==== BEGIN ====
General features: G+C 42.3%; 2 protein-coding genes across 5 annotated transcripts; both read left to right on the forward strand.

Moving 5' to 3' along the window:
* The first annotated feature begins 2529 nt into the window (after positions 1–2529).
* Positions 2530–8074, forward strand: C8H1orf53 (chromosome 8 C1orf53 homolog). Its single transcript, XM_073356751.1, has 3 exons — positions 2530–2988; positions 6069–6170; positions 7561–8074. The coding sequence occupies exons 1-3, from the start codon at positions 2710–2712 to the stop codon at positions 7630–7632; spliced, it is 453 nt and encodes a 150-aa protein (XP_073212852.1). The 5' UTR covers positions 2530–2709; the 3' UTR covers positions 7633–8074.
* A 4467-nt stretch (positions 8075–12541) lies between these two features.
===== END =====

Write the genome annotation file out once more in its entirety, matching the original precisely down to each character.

General features: G+C 42.3%; 2 protein-coding genes across 5 annotated transcripts; both read left to right on the forward strand.

Moving 5' to 3' along the window:
* The first annotated feature begins 2529 nt into the window (after positions 1–2529).
* Positions 2530–8074, forward strand: C8H1orf53 (chromosome 8 C1orf53 homolog). Its single transcript, XM_073356751.1, has 3 exons — positions 2530–2988; positions 6069–6170; positions 7561–8074. The coding sequence occupies exons 1-3, from the start codon at positions 2710–2712 to the stop codon at positions 7630–7632; spliced, it is 453 nt and encodes a 150-aa protein (XP_073212852.1). The 5' UTR covers positions 2530–2709; the 3' UTR covers positions 7633–8074.
* A 4467-nt stretch (positions 8075–12541) lies between these two features.